Solemnity of the Baptism of the Lord, Luke 3:15-16,21-22
After all the people had been baptized and Jesus also had been baptized and was praying, heaven was opened and the Holy Spirit descended upon him in bodily form like a dove.
By baptism, men are made to be true sons of God, washed from original (and any actual) sin, infused with the virtues and gifts, built into a true temple of the Holy Trinity, and joined to the mystical Body of Christ which is the Church.
Through baptism, heaven is opened to us. However, heaven was ever open to Christ. Even from the moment of his conception he was the Son of God (by nature), he had no sin, he was filled with the perfection of all the gifts and virtues (as well as of all knowledge), his human soul was indeed that place where the fullness of Godhead deigned to dwell.
Jesus obviously could not increase in grace, being perfect from the moment of his conception – what then is the meaning of the opening of the heavens?
Why Christ observed certain rituals
We must recall that our Lord observed many rituals of his day although he was in no way needful of such rites. Thus, for example, he was redeemed by the offering of a pair of turtle doves or two young pigeons – however, he most certainly did not need to be redeemed by any ritual sacrifice, being wholly pure and undefiled in himself.
Earlier, our Savior was circumcised, but he certainly had not need of circumcision.
Further, we can consider how he offered his life, not for his salvation, but for our own.
Thus too, we ought not to be in any way surprised to notice that his baptism was not for his own sake, or for an increase in grace in himself, but (like everything in his life) it was offered for our benefit, and for the glory of his Father through the salvation of men.
That Jesus did not increase in grace
Now, upon reflection, it is obvious that Jesus could not have increased in grace at any time. Indeed, the end of grace is the union of God with man – but this union was effected perfectly in Christ through the hypostatic union of the divine essence with his true human nature. Thus, because there is simply and absolutely no union between God and man which could be greater than the union of humanity and divinity in the single person of our Savior, it is quite obvious that there could be no absolute increase in grace in our Lord from the first moment of his conception.
Rather, because the grace of union was perfect in Christ from the moment of his conception (since he was true God and true man from the first moment of the Incarnation) there can be no doubt that grace (considered in itself and absolutely) did not and could not increase in Christ. He was perfected in grace from the first.
Furthermore, because our Lord enjoyed the beatific vision from the first moment of his conception – and this is necessary, if indeed he is our Savior from the beginning and not merely from some later point; for he cannot be our Savior if he is not yet even “saved” himself – and because the beatific vision is the greatest grace which a man may enjoy, from this it is obvious that our Lord could not increase in grace but was perfected in all grace from the beginning of his existence as man.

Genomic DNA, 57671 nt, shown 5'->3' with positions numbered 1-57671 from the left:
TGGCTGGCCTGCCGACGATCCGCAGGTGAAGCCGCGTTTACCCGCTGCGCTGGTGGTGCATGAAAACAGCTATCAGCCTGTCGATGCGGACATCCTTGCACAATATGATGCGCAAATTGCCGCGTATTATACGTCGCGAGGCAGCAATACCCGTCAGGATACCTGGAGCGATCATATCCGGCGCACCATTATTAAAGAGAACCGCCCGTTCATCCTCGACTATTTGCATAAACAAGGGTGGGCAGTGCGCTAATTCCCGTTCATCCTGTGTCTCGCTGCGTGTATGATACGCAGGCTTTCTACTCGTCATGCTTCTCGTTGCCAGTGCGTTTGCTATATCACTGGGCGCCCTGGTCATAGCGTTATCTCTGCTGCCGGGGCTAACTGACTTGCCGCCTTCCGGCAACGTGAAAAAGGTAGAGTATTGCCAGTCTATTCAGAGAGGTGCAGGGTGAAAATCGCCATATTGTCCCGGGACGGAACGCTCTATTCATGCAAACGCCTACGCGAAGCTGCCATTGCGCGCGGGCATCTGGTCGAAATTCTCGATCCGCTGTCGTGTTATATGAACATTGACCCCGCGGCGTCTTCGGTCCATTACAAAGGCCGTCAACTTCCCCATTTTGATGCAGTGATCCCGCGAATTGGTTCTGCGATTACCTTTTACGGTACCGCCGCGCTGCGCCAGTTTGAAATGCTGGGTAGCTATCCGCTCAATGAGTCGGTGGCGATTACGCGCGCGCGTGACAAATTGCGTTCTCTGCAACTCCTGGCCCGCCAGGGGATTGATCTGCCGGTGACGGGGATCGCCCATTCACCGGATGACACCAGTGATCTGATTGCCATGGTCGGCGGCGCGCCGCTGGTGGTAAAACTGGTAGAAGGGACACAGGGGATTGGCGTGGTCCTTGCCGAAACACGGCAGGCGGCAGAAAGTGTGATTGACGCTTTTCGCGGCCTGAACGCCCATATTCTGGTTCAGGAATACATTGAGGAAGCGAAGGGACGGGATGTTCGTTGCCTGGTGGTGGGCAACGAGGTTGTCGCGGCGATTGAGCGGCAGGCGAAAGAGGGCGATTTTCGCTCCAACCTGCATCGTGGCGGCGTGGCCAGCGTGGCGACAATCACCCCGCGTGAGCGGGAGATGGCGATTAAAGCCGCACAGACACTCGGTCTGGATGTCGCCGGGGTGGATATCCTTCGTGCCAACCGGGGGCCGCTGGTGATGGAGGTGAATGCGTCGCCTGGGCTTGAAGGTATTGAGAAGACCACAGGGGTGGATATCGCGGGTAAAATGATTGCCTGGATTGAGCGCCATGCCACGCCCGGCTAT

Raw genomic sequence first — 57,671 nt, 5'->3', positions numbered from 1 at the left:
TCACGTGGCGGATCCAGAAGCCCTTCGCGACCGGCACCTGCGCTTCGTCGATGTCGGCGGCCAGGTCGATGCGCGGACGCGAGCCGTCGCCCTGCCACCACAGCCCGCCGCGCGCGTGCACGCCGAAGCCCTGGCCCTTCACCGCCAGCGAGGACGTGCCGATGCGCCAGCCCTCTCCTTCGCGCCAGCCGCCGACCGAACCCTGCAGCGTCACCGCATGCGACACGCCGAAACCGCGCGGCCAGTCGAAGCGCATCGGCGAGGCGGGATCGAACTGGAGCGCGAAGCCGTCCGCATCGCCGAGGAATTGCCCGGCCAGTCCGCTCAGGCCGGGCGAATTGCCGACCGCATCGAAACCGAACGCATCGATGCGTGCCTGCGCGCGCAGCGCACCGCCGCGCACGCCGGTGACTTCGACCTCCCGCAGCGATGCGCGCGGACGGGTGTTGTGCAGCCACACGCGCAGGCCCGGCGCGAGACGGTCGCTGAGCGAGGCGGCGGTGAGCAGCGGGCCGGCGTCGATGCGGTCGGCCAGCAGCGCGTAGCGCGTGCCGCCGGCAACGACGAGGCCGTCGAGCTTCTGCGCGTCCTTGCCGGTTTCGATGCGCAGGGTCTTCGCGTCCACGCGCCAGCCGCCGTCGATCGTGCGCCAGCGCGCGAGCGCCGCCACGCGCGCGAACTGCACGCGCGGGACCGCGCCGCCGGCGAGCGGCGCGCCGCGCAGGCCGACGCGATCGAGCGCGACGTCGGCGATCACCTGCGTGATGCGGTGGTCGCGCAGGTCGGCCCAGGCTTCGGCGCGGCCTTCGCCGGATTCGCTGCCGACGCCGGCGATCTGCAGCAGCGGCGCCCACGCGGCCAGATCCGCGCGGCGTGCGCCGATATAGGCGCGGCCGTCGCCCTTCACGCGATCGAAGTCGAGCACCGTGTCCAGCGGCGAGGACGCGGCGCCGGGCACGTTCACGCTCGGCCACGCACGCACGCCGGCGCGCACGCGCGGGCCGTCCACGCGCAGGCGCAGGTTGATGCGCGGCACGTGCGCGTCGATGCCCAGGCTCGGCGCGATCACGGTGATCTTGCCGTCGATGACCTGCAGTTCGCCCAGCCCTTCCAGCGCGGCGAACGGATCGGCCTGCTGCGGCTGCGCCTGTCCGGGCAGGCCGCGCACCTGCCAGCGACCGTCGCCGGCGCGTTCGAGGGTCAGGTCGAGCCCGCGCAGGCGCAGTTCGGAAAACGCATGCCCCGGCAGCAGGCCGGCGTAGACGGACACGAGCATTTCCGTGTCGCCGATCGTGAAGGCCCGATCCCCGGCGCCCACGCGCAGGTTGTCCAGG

Any who would claim that our Lord increased in grace at his baptism – or who would say that he only became the Son of God at his baptism, or only became a priest at his baptism, or only received the Spirit at his baptism, or only gained the beatific vision at his baptism – all of these are falling into the adoptionist heresy.
Three reasons the heavens were opened
If, then, our Lord was always perfect in grace and did not grow into closer union with God but was always in perfect union with the divinity, and if the heavens were always opened to our Savior; why, then, did the heavens open to him at his baptism?
If the heavens were already opened to him, how could they be opened to him anew? The heavens were opened as a sign for our benefit, for the baptism of Christ is a cause of grace in us.
Aquinas (that is, the Angelic Thomas) gives three reasons:
1) To show that it is a heavenly power which sanctifies baptism and effects the grace of baptism in all those who are baptized.
2) Baptism is the “door of faith”, by which faith we gaze upon the things of heaven.
3) Finally, heaven is closed to us before we are baptized. Thus, because baptism is the opening for us to the way to heaven, the heavens were opened as a sign for us at the baptism of our Savior.
St. Luke specifies that Jesus was praying when the heavens opened
The Doctor from Aquino continues (ST III, q.39, a.5):
Now after baptism man needs to pray continually, in order to enter heaven: for though sins are remitted through baptism, there still remain the fomes of sin assailing us from within, and the world and the devils assailing us from without. And therefore it is said pointedly (Luke 3:21) that Jesus being baptized and praying, heaven was opened: because, to wit, the faithful after baptism stand in need of prayer. Or else, that we may be led to understand that the very fact that through baptism heaven is opened to believers is in virtue of the prayer of Christ. Hence it is said pointedly (Matthew 3:16) that heaven was opened to Him--that is, "to all for His sake." Thus, for example, the Emperor might say to one asking a favor for another: "Behold, I grant this favor, not to him, but to thee"--that is, "to him for thy sake," as Chrysostom says (Hom. iv in Matth. [From the supposititious Opus Imperfectum]).